How Sophocles' Oedipus Exemplifies Or Refutes Aristotle's Definition Of A Tragic Hero

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How Sophocles' Oedipus exemplifies or refutes Aristotle's definition of a tragic hero


The purpose of this study is to expand the boundaries of our knowledge by exploring some relevant facts relating to Greek theater and the concept of tragic hero by the two great authors; Aristotle and Sophocles. When speaking of the Greek Theatre, we must necessarily distinguish between tragic dramas and comic plays. This division will speak later purpose of the study of Greek tragedy was Aristotle. At the moment, before going deep into the comment of a classic of its kind as Oedipus Rex, it would be a little stand in the technical part of a tragedy to see the elements that compose it. The mechanical stage of a classical tragedy is quite complex: for example, the story line is not continuously exposed, but is interrupted by choral performances.

Discussion & Analysis

Sophocles' Oedipus exemplifies Aristotle defination of a tragic hero

In Sophocles' Oedipus Rex, the protagonist Oedipus does exemplify Aristotle's definition of the tragic hero. The tragic hero, according to Aristotle, is a hero who is held high on a pedestal, seems to be a person of great virtue, who through no apparent fault of his own, falls from his high position to the lowest depths possible. By falling, the hero becomes the subject of pity to both the other characters in the play as well as the audience (Whitman, pp. 23-27).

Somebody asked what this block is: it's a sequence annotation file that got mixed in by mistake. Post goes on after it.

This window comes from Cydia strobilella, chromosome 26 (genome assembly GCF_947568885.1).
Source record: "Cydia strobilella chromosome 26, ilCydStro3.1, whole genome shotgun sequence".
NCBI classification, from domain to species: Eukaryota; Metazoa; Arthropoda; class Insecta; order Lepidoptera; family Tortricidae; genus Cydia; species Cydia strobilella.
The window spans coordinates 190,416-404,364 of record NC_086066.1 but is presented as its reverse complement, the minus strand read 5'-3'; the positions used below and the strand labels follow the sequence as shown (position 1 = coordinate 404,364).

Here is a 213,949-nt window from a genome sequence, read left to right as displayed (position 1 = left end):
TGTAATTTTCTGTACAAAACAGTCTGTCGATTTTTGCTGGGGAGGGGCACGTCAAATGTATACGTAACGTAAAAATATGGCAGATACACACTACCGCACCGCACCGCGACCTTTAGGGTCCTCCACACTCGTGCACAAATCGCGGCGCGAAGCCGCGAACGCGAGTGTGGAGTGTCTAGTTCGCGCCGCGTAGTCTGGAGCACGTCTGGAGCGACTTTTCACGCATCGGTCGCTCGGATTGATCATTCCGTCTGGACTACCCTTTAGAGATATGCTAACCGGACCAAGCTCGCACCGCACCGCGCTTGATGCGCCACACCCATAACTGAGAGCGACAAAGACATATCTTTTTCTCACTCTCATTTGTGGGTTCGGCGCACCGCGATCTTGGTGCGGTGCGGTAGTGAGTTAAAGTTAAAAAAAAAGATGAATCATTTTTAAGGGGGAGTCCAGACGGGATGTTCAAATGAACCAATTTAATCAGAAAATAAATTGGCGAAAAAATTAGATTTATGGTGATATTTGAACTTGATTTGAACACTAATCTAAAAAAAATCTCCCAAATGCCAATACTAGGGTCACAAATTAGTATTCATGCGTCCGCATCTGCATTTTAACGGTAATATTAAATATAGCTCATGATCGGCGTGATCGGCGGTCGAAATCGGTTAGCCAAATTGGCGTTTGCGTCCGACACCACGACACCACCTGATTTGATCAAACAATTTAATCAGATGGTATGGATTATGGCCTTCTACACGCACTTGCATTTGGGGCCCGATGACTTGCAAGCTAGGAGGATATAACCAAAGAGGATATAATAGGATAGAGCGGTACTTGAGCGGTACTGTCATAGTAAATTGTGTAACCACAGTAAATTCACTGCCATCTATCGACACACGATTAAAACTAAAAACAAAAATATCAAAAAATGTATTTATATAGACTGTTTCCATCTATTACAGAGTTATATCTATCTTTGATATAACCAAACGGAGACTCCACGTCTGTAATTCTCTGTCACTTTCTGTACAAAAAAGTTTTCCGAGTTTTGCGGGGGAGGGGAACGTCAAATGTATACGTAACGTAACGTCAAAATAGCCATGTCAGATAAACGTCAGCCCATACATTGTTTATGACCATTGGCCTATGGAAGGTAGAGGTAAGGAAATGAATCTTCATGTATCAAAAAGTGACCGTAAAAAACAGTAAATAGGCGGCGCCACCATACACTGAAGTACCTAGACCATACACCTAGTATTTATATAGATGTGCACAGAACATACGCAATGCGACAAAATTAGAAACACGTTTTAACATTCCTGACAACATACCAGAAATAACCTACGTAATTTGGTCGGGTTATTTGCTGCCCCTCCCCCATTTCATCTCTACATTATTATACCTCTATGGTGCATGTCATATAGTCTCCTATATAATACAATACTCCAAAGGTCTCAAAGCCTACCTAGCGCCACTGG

The most consistent argument in Aristotle's Poetics is that tragedy is action foremost, and the tragic hero an agent of physical events. A common misapprehension of the character of Aristotle's tragic hero centers on the misreading of the word hamartia as "tragic flaw." In this ahistorical model, Oedipus is brought down by a flaw, often thought to be an excess of pride, or hubris. Hamartia is a difficult word to translate, but linguistic research reveals little doubt that it does not refer to an intrinsic character flaw. The word was an ancient Greek archery term, literally meaning "to miss the mark." Hamartia concerns the hero's actions, not his character. More important, the notion of a tragic flaw flatly contradicts ancient concepts of justice, confusing intent with result. To claim that Oedipus is characteristically flawed is to claim that he is brought down by a deep, internal unfitness for rule. In this respect, Oedipus errs by believing he is greater than the gods, that he can transcend the destiny decreed by Apollo's own oracle. Hubris is his flaw; his actions are the result of his excessive pride (Rocco, pp. 5-9).

To accept this model, though, one must overlook, or explain away as rhetorical or political convenience, the fact that Oedipus repeatedly proclaims the supremacy of the gods and the importance of pledging them what they are due: "Our health (with the gods' help) shall be made certain." While this is a compelling lesson in morality, it is an ahistoric reversal of the moral standards of ancient civilization. A few brief reviews of ancient Greek myths reveal a world where actions and their ...
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